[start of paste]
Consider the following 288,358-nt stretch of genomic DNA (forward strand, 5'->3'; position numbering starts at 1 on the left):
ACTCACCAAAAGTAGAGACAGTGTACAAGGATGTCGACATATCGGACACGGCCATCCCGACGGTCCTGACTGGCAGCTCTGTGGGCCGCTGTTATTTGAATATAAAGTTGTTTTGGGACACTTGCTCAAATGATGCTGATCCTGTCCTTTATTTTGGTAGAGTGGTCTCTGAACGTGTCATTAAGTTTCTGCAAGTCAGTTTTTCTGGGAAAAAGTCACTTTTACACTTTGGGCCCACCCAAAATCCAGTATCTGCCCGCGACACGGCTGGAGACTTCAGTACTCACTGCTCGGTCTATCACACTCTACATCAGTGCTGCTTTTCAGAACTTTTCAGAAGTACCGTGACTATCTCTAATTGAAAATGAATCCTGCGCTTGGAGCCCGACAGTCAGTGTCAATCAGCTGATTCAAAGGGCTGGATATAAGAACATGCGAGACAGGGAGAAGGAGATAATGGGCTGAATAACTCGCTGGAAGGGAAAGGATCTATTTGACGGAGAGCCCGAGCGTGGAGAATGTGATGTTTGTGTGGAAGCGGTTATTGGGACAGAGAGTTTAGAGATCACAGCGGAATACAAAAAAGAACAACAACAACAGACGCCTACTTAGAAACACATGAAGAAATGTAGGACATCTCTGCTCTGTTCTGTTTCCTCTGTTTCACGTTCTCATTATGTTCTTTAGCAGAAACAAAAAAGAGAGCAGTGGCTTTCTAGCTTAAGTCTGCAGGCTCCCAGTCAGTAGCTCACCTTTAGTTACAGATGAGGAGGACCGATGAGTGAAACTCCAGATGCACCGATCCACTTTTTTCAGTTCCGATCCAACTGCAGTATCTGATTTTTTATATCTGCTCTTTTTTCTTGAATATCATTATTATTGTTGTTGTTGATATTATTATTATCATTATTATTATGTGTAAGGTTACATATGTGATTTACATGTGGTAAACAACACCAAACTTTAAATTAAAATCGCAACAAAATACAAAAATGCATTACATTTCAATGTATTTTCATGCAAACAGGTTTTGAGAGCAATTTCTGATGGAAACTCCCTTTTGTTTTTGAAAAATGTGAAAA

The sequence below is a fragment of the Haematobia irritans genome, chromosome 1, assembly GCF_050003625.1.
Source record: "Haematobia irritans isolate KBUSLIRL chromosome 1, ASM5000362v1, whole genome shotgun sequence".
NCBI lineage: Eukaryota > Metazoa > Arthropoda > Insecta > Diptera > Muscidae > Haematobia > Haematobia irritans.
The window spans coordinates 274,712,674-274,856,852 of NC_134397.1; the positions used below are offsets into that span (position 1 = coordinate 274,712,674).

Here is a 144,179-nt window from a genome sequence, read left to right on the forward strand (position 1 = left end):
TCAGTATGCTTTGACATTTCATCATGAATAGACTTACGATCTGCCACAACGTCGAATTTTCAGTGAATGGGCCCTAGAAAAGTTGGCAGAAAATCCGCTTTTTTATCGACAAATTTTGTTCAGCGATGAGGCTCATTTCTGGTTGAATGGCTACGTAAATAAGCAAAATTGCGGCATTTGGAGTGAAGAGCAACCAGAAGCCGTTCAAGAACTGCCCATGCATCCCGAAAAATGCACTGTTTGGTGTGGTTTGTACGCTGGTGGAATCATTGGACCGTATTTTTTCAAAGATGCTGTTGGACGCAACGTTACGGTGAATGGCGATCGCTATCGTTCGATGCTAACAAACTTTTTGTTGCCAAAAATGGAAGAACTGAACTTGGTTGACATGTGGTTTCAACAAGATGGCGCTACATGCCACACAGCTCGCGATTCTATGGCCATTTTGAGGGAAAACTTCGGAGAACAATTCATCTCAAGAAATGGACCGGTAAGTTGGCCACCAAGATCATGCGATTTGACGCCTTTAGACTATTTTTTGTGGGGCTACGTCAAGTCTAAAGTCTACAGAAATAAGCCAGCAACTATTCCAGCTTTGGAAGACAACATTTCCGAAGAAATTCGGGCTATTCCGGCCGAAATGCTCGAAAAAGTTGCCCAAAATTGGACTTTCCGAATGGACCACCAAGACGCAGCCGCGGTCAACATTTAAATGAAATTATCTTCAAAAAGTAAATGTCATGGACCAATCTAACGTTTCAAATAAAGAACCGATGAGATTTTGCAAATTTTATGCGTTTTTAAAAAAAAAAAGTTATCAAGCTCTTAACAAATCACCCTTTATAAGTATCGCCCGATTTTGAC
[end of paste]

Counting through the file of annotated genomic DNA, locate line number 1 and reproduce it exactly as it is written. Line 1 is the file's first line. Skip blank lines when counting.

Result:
Consider the following 288,358-nt stretch of genomic DNA (forward strand, 5'->3'; position numbering starts at 1 on the left):